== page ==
Wi-Fi again was provided on this flight by IntelSat – however, with this being a night flight, I chose to skip the connectivity option. The world could do without me connected for seven hours.
The crew continued a welcome/aperitif service, with drinks being offered – I went for a G&T. I was also offered wine at this point for the dinner service – a way to cut down time, I suppose.
And yes – there were mini Penn State Pretzels. Also available in Supermarkets or in idiot-sized bags at Costco. Ask me how I know another time.
The meal service followed. Again, there was a choice of three options for World Traveller Plus:
- Beef meatballs with rigatoni, in slow-roasted tomato sauce
- Grilled chicken breast, pistou vegetables, rosemary mashed potatoes, thyme jus
- Ricotta ravioli, mushrooms with Parmesan panna sauce
I went for the chicken. Let’s see what turned up on the tray.
Starting at the top, we have the red quinoa salad. This was… well. Quinoa. It’s seedy enough and had some taste, which was passable.
The Chicken thankfully wasn’t a tough breast at least (I’ve had occasions when plastic cutlery has ended up snapping when trying to cut it), with potatoes, vegetables and a gravy that tasted of something.
With the trays collected, the lights began to dim. I put some trek on, reclined the seat and tried to get some sleep.
The IFE woke up during the meal service.
It took me a while, but eventually, I settled into a light doze.
I woke up around half an hour from the Irish Coast, spying the world outside had brightened up through the windows of the A380 – even though the blinds were closed.
I do love traditional blinds in this case – rather than the blue hue of the world you get on a Dreamliner.
The cabin lights came up slowly as the crew prepared to conduct a breakfast service. As is tradition, the second service in World Traveller Plus is based on the economy product.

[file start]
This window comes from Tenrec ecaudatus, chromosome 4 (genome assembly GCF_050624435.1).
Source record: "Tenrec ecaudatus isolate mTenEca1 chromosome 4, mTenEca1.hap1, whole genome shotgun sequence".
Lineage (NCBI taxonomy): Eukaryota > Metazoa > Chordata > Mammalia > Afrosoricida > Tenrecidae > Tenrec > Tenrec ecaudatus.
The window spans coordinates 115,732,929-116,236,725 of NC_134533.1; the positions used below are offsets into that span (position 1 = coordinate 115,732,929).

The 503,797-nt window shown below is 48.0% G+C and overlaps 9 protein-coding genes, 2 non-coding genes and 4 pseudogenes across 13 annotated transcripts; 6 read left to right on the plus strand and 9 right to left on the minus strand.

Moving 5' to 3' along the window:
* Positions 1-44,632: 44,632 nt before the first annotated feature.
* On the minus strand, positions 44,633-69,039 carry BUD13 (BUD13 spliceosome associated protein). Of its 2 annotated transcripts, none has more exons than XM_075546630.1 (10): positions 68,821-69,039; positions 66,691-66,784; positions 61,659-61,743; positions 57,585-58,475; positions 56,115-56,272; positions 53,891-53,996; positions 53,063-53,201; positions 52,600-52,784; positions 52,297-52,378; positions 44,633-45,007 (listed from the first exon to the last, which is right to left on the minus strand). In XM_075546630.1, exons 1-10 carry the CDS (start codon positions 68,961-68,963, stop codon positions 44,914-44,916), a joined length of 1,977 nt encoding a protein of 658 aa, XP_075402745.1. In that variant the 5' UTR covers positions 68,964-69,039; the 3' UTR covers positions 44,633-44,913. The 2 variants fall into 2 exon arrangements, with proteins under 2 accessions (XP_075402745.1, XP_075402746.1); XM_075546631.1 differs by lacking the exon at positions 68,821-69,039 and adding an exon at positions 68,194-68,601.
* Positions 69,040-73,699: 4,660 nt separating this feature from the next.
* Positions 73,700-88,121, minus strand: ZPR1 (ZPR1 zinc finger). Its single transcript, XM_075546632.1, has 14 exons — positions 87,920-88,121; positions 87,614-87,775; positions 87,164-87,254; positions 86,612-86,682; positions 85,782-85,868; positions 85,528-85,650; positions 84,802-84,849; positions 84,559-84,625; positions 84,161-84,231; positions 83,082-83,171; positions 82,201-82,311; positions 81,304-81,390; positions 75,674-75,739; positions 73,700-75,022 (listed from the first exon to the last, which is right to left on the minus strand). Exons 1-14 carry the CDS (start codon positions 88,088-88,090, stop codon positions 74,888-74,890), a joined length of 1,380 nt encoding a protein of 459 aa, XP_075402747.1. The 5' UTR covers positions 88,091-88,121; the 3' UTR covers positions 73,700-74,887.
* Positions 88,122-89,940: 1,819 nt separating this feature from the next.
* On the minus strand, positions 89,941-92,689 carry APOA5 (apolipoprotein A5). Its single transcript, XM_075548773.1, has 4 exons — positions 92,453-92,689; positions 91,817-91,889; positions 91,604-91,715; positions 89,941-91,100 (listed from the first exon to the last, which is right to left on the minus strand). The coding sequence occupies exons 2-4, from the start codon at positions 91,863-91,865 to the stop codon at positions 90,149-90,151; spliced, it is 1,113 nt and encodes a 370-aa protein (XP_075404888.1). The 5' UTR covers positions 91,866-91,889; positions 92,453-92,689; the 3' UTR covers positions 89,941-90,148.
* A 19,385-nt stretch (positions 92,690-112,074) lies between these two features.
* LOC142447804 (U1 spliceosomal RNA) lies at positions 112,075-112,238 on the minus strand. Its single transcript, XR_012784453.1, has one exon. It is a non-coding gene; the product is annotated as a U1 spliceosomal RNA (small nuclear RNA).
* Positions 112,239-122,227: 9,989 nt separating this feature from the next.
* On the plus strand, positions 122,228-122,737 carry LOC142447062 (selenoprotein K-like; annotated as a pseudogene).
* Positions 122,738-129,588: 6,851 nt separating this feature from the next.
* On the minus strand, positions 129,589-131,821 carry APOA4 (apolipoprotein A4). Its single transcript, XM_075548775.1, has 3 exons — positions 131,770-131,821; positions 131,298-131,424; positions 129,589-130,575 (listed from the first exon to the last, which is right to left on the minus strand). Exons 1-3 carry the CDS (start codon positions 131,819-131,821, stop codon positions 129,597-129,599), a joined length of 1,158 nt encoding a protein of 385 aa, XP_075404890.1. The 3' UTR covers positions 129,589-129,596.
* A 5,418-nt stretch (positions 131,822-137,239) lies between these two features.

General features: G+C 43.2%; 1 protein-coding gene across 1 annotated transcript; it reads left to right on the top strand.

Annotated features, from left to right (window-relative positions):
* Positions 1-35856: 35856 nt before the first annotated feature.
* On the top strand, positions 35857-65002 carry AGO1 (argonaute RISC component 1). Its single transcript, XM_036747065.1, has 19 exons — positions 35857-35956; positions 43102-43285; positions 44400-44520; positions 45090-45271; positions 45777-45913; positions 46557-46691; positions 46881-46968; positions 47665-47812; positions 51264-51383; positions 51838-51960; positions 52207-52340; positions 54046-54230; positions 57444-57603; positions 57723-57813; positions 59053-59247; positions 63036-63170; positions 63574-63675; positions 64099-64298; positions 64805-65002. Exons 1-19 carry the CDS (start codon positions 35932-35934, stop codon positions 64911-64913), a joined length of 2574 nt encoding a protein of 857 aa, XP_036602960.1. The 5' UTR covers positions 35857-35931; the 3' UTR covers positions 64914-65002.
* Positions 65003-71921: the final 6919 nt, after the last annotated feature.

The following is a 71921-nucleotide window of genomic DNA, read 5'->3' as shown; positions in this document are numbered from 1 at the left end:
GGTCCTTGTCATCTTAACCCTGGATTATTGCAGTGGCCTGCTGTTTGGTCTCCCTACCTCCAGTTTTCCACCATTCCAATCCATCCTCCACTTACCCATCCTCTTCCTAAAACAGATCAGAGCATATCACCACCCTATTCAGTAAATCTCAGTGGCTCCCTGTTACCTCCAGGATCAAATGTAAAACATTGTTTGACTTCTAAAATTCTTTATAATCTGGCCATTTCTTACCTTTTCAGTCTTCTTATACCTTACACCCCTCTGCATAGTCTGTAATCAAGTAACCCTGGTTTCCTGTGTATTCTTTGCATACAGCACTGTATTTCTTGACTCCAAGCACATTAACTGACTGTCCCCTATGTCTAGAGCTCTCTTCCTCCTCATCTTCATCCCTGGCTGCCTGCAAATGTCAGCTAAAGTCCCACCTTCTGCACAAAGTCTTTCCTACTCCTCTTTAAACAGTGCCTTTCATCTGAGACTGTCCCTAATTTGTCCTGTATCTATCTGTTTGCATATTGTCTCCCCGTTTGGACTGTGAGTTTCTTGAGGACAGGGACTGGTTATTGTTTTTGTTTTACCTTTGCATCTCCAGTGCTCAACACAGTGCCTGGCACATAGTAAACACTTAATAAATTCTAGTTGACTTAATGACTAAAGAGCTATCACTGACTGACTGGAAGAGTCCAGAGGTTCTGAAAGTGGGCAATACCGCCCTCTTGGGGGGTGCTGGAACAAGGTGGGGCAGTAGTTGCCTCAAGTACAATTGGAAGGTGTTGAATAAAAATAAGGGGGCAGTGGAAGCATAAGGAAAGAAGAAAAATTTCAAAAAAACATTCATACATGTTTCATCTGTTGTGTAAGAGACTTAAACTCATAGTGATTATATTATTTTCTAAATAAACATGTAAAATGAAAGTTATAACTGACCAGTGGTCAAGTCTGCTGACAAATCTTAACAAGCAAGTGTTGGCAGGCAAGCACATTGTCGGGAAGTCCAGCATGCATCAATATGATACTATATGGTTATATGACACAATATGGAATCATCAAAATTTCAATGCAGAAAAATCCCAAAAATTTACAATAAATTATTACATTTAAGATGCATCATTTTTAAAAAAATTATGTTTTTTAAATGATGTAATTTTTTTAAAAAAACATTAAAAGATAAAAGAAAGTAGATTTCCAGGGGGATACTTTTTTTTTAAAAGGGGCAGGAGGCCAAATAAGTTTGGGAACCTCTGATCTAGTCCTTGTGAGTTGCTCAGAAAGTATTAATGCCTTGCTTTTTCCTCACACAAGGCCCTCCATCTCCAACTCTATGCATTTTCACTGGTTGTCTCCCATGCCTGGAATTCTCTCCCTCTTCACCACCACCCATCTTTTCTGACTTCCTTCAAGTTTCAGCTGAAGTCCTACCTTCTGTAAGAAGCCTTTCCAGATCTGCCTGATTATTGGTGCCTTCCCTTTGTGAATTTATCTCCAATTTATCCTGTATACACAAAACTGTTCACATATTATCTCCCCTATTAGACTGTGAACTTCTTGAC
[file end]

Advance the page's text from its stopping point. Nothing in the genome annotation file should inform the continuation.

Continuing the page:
And this flight would be no different. Thankfully, British Airways has long moved away from the box of sugar (and the pathetic ambient pass).
This service would consist of a breakfast muffin and drinks – I went for water and coffee, as I was a little parched (and my water bottle was in the overhead bin)
The muffin has a unique feature compared to the one I had on the previous trip – it was warmed up.
Little things like that make a difference – as it turns it from a stodgy muffin with cold cheese and ham into a slightly gooey muffin, that’s only slightly stodgy.
The coffee was at least warm, whilst the water was drunk in one shot.
I knew I should have brought a bottle before leaving O’Hare.
With the aircraft crossing Southern Ireland, the captain came on to give the 40-minute warning for everyone to get ready for landing. With this, the lights came up, and a flurry of activity occurred in the cabin – including people heading to the toilets, as well as the cabin being tied down and the Comic Relief/Flying Start charity drive.
As the cabin was coming back to life, I slowly opened the windows – least of all at the 20-minute mark, the windows would have to come up anyway.
Sadly, the cloud was covering the United Kingdom as we crossed over Bristol and started tracking towards Heathrow.
Our route to Heathrow took the southwest stack, where our aircraft did a loop or two, before heading past the airport to line up for one of the approach paths for Heathrow, with the aircraft targeting the North Runway.
Meanwhile, it was Gray and Wet outside. Welcome to London.
It’s grim down south.
With ease, our Airbus A380 made it onto the ground at Heathrow, and even rather smartish pulled off the runway.
With our aircraft having a gate allocated, it taxied over to the Terminal 5 C Gates – the home of the WhaleJets for British Airways. It was a slow taxi, but after passing two other sister A380s and an A350 on way, ours turned for the gate.
Move over tiny Dreamliner.
The next generation.
It still amazes me something so big can fly.
With the aircraft parked, everyone of course got up, as the airport attached two jetbridge. As they were connected, the doors opened.
Exit via Club.
It was time to end this A380 adventure and head back to reality.